When previewed by the Amazon's Digital Text Platform web site, the book content is displayed in a window of about 50 columns by 16 lines of text, with headings in larger font and hypertext links underlined and highlighted in blue, much like the web page original (current Kindle devices actually have monochrome screens).
Being able to provide educational content via the Kindle essentially unchanged is very attractive, but has some limitations. The Kindle does not appear to display the table of contents for the book. This is displayed in an Learning Management System (such as Moodle) from the XML Manifest. Without the table of contents the e-book is very hard to navigate. This may be a limitation of the way Moodle creates IMS content, or the Kindle online emulator (perhaps the Kindle device creates the contents page dynamically).
I tried exporting the OpenOffice.org version to HTML, but the results were not that good. OOO generated a table of contents with hypertext links, but the links are on the print page numbers, which do not make much sense for an e-Book (as the Kindle has smaller pages than a paper book). I could have used the web version of the book, but would have had to assemble all the chapters, which are separate web pages, into one document.
The Moodle Book module can also "print" a book. This produces one HTML file containing all chapters (unlike the IMS format which has each chapter in a separate HTML file). I saved this web page from the Firefox web browser, along with a folder generated containing a CSS file and images. When Zipped, this produced a 73.7 kByte archive file. After conversion by Kindle, a slightly smaller Zip archive (73.5 kBytes) with a similar structure, but slightly simplified HTML resulted.
One change I made was to move the front matter of the book to after the table of contents. While with a paper book you can quickly flip over the boring stuff at the front, with a e-book this is tedious. It is better to put the table of contents first. Readers will see the front matter if the then scroll through the book, but will quickly learn the can skip this by clicking on the first chapter in the content.
One issue to be resolved are the external hypertext links in the book. In the USA, Amazon provide limited web browsing, but not internationally. The reader can't see the difference between local links in the book and external ones. The reader could get frustrated when the click on links which do not work. I might need to hide the external links for the Kindle version, or at least distinguish them. This is possible with some more CSS.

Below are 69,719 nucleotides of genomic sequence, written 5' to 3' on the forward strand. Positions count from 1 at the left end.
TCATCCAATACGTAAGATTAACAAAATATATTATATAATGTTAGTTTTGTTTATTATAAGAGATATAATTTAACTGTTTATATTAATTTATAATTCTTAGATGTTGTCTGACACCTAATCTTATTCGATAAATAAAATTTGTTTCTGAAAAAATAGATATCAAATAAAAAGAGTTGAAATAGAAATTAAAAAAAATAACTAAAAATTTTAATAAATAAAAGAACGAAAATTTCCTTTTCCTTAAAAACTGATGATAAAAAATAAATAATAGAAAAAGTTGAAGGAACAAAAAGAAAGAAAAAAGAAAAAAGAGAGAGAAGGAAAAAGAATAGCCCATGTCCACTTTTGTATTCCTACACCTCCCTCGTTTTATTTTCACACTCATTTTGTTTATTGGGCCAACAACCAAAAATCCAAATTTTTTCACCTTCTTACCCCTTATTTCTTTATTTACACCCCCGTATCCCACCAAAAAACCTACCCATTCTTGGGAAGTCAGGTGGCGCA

The converted print file looked very similar to the IMS version when displayed with the Kindle emulator. The table of contents generated by Moodle in the HTML file was displayed.
With a table of contents the e-Book has sufficient for navigation. Amazon has Formatting Guides, with some more tips.
It should be noted that other e-book readers use similar web based formats to the Kindle. The Apple iPad is reported to use EPUB, along with the Barnes and Noble Nook, Sony Reader, BeBook. Different readers and formats use subtly different versions of HTML and other web standards, but generally then zip these into a manifest. For books without complex formatting it should b reasonably easy to convert from one format to another. The same basic web format also works on desktop and mobile browsers. Anti-copy protection imposes some complexity, but can be avoided with open access licences.
Mobile Devices and iPads
- Course materials use accessible standards compliant web pages
- Content displays on mobile and tablet web browsers
- No special "apps" are required
The green course notes are formatted as web pages, using standard HTML and accessibility guidelines. As a result the material can be displayed on a wide range of web browsers, on desktop computers, smart phones and tablet computers (including Google Android and Apple iPad). No special mobile version or "app" is required, as the one web version is designed to work on a wide range of devices. Students can read the notes on a small screen and participate in the weekly discussion forums using Moodle on a smart phone or tablet computer. However, it is unlikely a student will be able to research or write a multi-thousand word assignment using a hand held device, so a laptop or desktop computer will still be required.
Some thoughts on the future
- Design process documented from 2008 to 2010
- Standards, training and design are the keys to e-learning
- Gadgets and multimedia are a distraction
- Moodle could support low bandwidth networks using Offline Web applications in HTML5